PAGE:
The specialist team will monitor suspicious betting patterns and share intelligence on those who attempt to bribe athletes into fixing events.
The new intelligence unit will target syndicates who may try to spot fix events or outcomes within matches. It will comprise the International Olympic Committee, Gambling Commission and if required, the police.
Explaining how the unit would operate, UK's Olympic Minister Hugh Robertson said: 'We have a very sophisticated information sharing system, so the moment there is any spike in betting activities that is recorded and investigated.
'We're reasonably clear that we can police the UK end of it. The much more difficult element is how you police illegal syndicates probably operating a long way away from these shores,' he told the BBC.
He said fixing had overtaken doping as the biggest threat to the July 27 to August 12 London Olympic Games.
Robertson believes the minutiae of competition is where betting scams are most likely to occur, given the growth in spread betting.
Gamblers can now stake money on the smallest detail in an event rather than the overall outcome, making illegal acts of fixing potentially difficult to detect, the Daily Mail quoted him as saying.
UK's Olympic Minister Robertson said, It absolutely is a possibility. The real danger lies in spot-fixing.
'Just consider how easy it is to bet on something like the first short corner in a hockey game - any team sport you can bet on an individual action or occurrence.'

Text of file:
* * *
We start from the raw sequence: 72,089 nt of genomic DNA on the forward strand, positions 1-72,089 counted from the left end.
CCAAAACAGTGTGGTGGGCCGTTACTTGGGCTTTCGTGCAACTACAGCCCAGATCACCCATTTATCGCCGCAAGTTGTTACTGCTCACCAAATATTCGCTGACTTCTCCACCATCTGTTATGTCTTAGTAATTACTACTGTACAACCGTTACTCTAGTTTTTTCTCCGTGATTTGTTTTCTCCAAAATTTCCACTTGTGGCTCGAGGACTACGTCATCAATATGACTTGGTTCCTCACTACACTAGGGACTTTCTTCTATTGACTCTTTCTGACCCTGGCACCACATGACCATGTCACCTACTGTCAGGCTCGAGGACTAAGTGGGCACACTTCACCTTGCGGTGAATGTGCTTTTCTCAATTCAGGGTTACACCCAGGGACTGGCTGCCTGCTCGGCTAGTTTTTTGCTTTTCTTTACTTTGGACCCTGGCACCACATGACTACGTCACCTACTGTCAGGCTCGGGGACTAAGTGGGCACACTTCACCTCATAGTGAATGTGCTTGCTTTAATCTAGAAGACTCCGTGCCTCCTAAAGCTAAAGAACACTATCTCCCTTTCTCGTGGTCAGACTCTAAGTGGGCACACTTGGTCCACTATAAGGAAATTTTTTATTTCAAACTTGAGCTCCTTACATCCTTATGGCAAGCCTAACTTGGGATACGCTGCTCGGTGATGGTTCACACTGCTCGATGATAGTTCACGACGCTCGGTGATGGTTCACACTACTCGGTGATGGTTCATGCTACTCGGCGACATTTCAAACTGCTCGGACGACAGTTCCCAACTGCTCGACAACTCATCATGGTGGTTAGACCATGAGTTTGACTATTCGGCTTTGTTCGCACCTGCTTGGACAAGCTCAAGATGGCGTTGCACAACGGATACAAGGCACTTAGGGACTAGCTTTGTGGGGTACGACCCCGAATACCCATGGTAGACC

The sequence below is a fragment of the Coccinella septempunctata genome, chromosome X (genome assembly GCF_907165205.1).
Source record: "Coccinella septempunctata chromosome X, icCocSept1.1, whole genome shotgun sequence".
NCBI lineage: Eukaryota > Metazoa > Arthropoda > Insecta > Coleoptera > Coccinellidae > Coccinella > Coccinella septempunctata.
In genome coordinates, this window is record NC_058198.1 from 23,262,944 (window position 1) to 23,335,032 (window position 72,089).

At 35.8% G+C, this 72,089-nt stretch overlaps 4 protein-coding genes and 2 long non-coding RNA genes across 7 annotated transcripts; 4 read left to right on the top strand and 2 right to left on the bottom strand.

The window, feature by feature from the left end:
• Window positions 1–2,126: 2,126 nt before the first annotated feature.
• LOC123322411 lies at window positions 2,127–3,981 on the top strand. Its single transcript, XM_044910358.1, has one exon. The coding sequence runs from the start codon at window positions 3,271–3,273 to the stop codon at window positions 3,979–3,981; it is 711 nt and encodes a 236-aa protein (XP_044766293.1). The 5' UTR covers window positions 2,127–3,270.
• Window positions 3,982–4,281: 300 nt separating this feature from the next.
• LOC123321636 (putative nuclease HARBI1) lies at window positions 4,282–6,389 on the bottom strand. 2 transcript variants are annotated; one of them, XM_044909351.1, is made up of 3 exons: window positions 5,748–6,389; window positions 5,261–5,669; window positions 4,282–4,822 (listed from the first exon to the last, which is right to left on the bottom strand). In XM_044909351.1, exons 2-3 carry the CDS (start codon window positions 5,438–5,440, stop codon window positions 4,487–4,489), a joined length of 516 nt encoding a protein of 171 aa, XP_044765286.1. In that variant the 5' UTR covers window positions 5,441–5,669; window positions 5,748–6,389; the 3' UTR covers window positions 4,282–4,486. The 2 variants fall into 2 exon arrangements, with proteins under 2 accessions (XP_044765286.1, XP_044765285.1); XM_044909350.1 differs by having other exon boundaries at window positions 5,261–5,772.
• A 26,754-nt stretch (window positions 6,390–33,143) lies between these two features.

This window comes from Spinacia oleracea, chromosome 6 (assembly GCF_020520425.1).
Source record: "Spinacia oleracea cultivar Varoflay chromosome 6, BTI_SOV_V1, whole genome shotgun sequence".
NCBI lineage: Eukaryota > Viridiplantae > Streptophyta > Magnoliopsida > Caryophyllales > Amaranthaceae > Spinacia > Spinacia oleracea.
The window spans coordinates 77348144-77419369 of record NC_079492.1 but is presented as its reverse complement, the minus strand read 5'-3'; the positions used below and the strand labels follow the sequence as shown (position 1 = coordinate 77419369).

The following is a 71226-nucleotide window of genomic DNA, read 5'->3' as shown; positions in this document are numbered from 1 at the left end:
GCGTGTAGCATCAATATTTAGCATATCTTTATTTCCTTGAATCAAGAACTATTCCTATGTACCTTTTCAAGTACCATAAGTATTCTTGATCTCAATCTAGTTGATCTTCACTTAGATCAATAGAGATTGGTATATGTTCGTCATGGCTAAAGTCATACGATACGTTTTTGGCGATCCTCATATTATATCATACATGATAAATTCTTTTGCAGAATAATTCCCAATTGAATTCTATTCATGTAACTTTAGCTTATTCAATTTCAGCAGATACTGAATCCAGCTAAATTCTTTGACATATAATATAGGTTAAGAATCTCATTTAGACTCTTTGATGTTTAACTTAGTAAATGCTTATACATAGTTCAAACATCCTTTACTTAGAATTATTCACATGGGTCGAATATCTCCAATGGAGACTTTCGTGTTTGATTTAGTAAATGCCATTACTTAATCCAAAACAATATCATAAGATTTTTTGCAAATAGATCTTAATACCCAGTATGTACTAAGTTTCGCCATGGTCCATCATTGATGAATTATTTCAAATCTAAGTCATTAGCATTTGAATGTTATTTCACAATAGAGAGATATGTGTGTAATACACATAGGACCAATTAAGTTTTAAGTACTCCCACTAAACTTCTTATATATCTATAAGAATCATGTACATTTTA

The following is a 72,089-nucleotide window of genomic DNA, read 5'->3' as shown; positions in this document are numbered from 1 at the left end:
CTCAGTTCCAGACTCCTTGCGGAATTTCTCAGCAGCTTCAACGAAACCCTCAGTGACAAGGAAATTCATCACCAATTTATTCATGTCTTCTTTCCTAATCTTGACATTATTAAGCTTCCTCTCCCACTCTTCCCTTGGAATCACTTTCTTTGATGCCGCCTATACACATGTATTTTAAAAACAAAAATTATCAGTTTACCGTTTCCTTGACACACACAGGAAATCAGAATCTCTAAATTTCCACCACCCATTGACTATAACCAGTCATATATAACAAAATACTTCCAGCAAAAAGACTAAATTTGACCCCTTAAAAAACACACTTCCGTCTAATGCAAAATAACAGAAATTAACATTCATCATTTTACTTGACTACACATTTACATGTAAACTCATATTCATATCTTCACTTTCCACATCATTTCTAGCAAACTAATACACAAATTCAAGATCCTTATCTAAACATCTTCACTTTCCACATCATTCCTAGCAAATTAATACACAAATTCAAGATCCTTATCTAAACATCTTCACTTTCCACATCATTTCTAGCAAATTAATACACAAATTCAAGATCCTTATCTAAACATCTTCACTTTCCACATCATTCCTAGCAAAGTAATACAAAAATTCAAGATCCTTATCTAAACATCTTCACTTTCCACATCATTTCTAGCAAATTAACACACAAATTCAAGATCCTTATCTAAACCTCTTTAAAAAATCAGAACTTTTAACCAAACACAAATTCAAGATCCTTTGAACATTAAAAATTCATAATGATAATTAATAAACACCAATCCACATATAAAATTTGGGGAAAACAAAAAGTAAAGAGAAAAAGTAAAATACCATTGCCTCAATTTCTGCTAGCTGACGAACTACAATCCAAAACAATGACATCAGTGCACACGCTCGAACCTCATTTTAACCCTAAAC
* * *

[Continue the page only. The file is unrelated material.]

'So you look at the number of team sports that there are in the Olympics and the threat - the real threat - becomes very obvious,' he said.
Robertson claimed that Western betting authorities were well equipped to identify illegal activities, but criticised regulation in the Far East and the Indian sub-continent.
'In November, three Pakistani cricketers were jailed for spot fixing during a 2010 Test match against England. Spot betting involves gamblers staking money on the minutiae of sporting encounters, such as the exact timing of the first throw-in during a football match.
When asked how big a problem Games fixing is, Robertson told Sky News: 'We don't really know but the threat is obvious and is enormous. If you listen to the president of the IOC, Jacques Rogge, he will tell you that this is the single biggest threat facing global sport."
'He's set up a high-level group to tackle it, to look at what causes it, to look at what we might do to educate athletes better and to look at what punishments are necessary to deter athletes from undertaking it.
'I'm part of that group, as are many other sports ministers and representatives from the gambling industry and the international sports federations.
'But be under no illusion, this is a very real threat, we've seen it in this country with the Pakistan Test cricketers and the scandal at Lord's, and it will be a very real part of the Olympics.' Robertson said.
Meanwhile, the department for Culture Media and Sport said the new unit would be operational throughout the 2012 Games.
'It will be able to obtain and draw on information and intelligence from various sources including the Betting Commission, national Olympic commissions and Interpol on any suspicious betting patterns or intelligence surrounding match fixing,' a department spokesman said.
He said the department had also consulted on making changes to the Gambling Act 2005 to ensure the Gambling Commission could share intelligence from police and other agencies.
People will be able to report any suspicious activity via an email hotline, he added.